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Indirect testing for genetic markers in a family that has a one or more patients - when there is only one gene that can cause the disease - X-linked diseases

This is not a direct test, but a comparative one. The alleles (an allele is one member of the pair of genes at a given disease locus) that have been transmitted by the parents to the affected child are compared in order to establish which of the mother-s two X chromosomes the affected child has inherited. If the mother is a carrier of an X-linked disease, she has a normal gene on one of her X chromosomes and an abnormal gene on the other. Such a woman has a 50% chance in every pregnancy of transmitting the abnormal gene to her offspring. This means that 50% of her sons will be affected and 50% healthy, and 50% of her daughters will be carriers and 50% will not.

So without identifying the mutation itself, the patient-s siblings can be tested, and prenatal testing by amniocentesis or chorionic villus sampling can be carried out, by looking for the -shared alleles- in the DNA of the affected individuals in the family.

It is also possible to establish which of the women in the family are carriers. The problem is that if there is only one affected child, the mother is not necessarily a carrier - this has to be established in genetic counseling.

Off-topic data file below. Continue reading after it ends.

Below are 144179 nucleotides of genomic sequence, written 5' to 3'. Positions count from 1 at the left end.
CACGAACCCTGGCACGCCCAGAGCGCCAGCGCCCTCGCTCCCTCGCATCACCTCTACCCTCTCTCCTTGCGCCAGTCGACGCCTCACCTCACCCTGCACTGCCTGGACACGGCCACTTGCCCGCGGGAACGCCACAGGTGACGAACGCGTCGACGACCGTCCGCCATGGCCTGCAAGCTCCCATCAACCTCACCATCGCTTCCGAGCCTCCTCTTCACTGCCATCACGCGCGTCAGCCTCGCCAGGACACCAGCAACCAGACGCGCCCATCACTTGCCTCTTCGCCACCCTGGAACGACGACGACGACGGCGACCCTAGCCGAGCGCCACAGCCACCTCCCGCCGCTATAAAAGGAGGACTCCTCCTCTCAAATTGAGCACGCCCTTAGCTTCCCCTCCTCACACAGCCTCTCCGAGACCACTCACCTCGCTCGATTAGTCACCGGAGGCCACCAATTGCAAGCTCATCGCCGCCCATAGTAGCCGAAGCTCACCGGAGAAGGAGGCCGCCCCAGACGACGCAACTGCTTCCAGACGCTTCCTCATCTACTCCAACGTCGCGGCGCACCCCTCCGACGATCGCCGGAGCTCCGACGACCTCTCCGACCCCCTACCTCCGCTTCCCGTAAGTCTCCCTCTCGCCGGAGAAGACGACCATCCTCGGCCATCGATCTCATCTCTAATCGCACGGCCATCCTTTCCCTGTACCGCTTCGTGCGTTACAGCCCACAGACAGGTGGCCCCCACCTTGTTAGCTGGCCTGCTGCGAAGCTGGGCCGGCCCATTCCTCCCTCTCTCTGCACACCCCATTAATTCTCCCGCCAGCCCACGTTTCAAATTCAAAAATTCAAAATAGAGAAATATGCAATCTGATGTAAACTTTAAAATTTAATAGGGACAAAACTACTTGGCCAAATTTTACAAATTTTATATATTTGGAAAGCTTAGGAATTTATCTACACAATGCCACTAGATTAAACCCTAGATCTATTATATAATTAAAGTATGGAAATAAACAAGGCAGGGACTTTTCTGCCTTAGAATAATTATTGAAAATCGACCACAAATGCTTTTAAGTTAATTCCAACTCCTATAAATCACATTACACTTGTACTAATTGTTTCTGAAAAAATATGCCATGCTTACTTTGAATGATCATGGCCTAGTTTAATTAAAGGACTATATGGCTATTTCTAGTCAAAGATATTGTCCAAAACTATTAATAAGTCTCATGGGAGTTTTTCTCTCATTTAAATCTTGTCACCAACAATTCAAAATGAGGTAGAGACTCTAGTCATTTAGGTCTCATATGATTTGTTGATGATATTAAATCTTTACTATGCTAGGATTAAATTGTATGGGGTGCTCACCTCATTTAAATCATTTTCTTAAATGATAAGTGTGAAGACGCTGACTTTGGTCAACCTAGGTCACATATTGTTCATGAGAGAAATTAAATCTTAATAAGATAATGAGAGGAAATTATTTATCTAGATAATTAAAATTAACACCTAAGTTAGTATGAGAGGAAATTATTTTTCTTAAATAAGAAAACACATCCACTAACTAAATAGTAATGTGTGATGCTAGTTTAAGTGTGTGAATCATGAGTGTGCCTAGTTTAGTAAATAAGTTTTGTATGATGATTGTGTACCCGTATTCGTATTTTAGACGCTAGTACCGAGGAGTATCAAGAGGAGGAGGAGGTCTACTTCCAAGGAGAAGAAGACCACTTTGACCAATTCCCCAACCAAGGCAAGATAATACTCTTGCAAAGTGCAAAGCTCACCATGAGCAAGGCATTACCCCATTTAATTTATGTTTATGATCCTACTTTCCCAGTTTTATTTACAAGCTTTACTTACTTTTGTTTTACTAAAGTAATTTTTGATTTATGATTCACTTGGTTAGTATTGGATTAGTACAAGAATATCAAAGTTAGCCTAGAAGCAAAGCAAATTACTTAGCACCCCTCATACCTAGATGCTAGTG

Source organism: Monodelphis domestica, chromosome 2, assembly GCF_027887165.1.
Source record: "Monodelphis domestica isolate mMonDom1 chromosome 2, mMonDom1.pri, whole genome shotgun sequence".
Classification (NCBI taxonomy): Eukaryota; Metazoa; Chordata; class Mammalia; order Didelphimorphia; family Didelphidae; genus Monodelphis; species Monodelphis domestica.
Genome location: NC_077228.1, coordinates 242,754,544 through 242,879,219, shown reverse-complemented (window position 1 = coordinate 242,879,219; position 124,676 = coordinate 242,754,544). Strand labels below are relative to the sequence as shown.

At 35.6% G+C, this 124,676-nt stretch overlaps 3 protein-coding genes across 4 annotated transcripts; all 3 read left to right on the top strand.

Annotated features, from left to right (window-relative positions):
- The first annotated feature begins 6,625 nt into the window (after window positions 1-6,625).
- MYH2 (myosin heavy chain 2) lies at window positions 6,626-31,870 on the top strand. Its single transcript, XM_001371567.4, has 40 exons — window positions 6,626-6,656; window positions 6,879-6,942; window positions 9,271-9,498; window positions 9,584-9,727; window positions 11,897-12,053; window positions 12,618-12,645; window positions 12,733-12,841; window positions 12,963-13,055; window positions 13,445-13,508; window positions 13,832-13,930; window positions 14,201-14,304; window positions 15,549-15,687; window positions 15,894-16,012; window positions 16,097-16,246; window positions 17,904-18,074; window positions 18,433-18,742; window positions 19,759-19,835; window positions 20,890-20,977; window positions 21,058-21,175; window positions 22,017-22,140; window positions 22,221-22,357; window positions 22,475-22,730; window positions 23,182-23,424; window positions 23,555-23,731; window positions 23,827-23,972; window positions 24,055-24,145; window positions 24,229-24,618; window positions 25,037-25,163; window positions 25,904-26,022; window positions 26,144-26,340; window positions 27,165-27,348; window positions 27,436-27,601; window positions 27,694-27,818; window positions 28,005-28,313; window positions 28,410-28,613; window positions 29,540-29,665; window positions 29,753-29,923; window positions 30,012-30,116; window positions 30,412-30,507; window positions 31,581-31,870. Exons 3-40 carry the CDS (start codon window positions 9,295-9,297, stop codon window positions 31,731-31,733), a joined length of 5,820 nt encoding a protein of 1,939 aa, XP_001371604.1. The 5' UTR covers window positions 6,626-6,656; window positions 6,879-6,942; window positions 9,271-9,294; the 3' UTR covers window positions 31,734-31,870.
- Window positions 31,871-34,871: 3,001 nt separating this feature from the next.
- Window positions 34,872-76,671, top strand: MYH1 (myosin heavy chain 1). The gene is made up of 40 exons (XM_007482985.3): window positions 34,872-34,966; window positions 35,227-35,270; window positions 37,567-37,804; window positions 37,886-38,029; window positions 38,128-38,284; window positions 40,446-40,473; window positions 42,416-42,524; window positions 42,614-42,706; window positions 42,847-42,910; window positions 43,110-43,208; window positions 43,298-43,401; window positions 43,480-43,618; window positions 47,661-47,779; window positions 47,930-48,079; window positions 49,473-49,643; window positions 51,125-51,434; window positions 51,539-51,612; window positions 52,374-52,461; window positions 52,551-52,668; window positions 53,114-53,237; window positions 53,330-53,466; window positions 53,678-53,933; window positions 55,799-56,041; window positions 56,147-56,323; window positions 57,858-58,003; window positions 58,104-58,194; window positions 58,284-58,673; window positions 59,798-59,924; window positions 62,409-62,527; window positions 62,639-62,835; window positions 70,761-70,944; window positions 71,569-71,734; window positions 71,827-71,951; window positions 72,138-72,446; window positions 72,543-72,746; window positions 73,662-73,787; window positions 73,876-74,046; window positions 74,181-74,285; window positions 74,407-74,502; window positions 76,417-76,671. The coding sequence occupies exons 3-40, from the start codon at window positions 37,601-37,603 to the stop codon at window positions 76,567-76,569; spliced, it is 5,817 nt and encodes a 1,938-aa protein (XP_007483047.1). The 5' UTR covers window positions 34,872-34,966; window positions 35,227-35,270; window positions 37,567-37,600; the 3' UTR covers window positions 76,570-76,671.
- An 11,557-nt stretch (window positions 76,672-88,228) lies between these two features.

If there are a number of patients, especially from different generations, it can be assumed with certainty that there are a number of carriers, in which case the test for carrier status is reliable.

For some of the X-linked diseases, carrier status can be ascertained by a biochemical or other test that may reveal mildly affected females. A female carrier can use this indirect test for reliable prenatal diagnosis in each pregnancy. In these cases, it is possible to carry out the test if there is DNA available from at least one patient or if the patient has healthy brothers.

The cooperation of the family members is required - they must be examined by a physician in order to ascertain whether they have signs of the disease, and must agree to give a blood sample. The test is relatively simple and rapid compared to tests for reading the full sequence of the gene. It is reliable, but this indirect method always has a small risk for errors of about 1% depending on the genetic counseling given.
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